By Haseeb Khan, GMLC Campaign Volunteer.
“‘I am a BPTC graduate and I volunteer with the law centre’s research and editorial team. Having been born and brought up in Manchester I was excited to hear about the fantastic work the centre has been doing recently. Changes to the legal aid landscape are a major part of increasing social inequalities that can be seen across the UK and I am proud to contribute to the great work of GMLC in whatever small way that I can”
“Behind these figures are hundreds of thousands of people who can no longer obtain legal aid for matters such as family break up, a range of housing problems, and challenges to welfare benefits assessments. This data also calls attention to the fact that increasingly it is no longer economically viable for solicitors to do this work”.
Law Society Head of Justice, Richard Miller
The figures Richard Miller refers to depict the dramatic slump in the number of legal aid providers. In the last five years the number (of legal aid providers) has fallen 20% from 2991 and 2393. What is behind the fall, who does it impact, how does it impact them and what can be done about it?
Ascertaining the cause of the decimation of the legal aid sector does not require a PhD thesis. The Legal Aid, Sentencing and Punishment of Offenders Act (LASPO) 2012 removed public funding for most housing, welfare, employment and immigration law cases and also dealt a blow to family law legal aid. Cuts to publicly funded legal aid work have left this area of law reeling. As solicitors struggle to make a sustainable living off legal aid, lawyers have abandoned it for more lucrative areas. The net result of this is a lack of redress to justice for families suffering break up, young people with housing difficulties, disabled people who have had to leave work or asylum seekers fleeing persecution. An unjust system has been created where if one cannot afford to access their legal right to justice they either go without or have to represent themselves in court.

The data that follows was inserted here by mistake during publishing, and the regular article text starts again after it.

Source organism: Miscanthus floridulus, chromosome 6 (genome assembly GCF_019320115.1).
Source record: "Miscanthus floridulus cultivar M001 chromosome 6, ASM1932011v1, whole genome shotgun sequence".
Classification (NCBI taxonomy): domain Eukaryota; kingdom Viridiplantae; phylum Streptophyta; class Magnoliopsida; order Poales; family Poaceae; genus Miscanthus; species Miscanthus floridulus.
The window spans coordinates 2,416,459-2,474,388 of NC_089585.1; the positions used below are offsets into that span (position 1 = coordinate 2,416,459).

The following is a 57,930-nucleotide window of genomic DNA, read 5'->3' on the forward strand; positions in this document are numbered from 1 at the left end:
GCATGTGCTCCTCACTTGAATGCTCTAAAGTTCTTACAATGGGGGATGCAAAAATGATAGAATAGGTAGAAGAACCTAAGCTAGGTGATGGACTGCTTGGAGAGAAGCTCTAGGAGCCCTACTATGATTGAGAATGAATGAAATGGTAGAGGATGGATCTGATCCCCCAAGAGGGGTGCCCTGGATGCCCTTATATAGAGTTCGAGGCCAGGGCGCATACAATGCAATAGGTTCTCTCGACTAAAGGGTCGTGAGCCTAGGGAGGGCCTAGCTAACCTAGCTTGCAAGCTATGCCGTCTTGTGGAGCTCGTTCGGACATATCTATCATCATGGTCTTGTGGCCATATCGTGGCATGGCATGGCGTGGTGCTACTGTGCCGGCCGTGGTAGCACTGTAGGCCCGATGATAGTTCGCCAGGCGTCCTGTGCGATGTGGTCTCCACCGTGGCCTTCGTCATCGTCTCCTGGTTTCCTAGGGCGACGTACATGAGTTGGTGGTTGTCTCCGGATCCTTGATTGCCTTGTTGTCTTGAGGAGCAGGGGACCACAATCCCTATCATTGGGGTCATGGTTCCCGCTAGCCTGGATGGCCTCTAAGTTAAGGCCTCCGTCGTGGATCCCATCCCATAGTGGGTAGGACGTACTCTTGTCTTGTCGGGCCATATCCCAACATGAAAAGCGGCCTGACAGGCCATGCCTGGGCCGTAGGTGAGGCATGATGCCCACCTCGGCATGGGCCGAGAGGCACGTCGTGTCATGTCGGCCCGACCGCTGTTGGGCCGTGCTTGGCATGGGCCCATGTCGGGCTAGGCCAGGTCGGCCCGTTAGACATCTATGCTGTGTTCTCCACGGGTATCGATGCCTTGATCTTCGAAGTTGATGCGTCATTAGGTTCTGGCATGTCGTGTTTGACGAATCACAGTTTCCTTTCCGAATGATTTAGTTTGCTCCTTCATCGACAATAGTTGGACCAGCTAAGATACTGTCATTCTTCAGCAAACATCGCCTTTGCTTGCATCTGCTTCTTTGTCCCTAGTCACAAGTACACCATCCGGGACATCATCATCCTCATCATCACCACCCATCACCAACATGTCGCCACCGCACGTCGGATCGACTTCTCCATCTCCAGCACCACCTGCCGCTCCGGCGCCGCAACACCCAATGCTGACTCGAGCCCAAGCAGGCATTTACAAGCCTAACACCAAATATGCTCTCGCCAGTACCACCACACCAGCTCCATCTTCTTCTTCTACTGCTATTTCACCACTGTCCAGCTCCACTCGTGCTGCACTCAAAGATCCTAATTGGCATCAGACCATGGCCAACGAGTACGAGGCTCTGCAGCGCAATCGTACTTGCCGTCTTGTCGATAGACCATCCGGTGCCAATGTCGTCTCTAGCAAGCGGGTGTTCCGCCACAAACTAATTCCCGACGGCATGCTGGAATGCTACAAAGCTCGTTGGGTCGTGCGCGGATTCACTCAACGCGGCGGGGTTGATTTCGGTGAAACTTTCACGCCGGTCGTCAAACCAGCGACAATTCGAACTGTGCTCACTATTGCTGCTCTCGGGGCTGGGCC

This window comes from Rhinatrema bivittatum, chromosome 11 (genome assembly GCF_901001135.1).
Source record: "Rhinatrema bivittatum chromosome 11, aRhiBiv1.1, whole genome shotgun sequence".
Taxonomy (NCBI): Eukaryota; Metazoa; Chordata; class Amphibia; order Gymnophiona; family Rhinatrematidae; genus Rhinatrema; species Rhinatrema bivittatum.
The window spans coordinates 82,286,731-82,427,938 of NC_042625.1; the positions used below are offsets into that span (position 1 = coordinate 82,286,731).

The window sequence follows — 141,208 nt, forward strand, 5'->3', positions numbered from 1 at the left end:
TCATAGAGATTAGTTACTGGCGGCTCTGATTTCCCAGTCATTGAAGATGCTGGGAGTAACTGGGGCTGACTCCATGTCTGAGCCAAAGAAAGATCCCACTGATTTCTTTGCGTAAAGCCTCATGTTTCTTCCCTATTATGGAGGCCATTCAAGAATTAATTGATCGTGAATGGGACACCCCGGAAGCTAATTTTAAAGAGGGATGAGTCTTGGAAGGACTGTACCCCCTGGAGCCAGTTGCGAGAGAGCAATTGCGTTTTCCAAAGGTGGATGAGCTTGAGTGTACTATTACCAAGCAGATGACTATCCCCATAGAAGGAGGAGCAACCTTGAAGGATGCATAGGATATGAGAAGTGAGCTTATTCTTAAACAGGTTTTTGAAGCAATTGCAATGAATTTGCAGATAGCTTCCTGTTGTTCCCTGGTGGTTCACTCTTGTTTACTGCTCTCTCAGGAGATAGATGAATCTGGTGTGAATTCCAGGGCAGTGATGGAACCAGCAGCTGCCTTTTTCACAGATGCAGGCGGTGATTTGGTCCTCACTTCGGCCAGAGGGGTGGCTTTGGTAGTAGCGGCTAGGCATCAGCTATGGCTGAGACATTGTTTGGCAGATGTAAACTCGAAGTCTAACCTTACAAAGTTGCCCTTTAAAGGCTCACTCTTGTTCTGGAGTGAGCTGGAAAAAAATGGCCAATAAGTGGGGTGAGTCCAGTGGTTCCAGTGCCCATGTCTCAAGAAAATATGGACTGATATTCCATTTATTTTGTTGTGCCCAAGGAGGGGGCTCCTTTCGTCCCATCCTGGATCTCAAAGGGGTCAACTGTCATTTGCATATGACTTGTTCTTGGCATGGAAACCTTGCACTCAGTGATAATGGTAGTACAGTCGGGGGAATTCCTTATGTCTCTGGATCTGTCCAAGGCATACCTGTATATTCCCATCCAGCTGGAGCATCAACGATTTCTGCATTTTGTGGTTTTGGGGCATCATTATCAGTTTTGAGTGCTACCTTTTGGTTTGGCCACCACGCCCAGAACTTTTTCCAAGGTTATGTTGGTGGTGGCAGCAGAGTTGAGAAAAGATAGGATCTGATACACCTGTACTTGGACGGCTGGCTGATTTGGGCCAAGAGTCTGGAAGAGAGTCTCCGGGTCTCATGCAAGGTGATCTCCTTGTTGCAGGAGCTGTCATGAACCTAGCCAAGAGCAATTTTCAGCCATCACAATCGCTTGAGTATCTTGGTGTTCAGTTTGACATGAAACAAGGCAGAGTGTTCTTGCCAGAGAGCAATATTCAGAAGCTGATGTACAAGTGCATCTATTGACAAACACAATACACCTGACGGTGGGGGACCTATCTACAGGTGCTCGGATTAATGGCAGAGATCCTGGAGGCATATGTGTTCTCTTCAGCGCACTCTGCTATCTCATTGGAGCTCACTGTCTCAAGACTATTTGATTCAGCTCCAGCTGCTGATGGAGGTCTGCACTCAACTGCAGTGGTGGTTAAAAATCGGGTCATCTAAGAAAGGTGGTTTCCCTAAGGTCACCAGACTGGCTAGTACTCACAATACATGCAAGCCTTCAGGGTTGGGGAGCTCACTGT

Perhaps a less often discussed topic when it comes to legal aid is the impact of the cuts on up and coming professionals. Legal aid is not as desirable as it once was. Of a survey of 1000 students at the University of Law 68 % replied that publicly funded work was too stressful and 54 % would be deterred by this. This stress is caused in part by the dilemma facing aspiring legal aid lawyers on completing their academic and vocational studies. Many complete their education without a secure training contract or pupillage lined up. Unlike their corporate colleagues who find it easier to gain paralegal employment in commercial law firms, young legal aid professionals have less options available to them. Those lucky enough to get paralegal or legal assistant jobs in legal aid may have to supplement their limited salaries with work elsewhere. Those who cannot gain such work may have to go into a commercial firm whilst doing pro bono to maintain their career aspirations. Unless there is some external financial support, legal aid has become an nonviable option.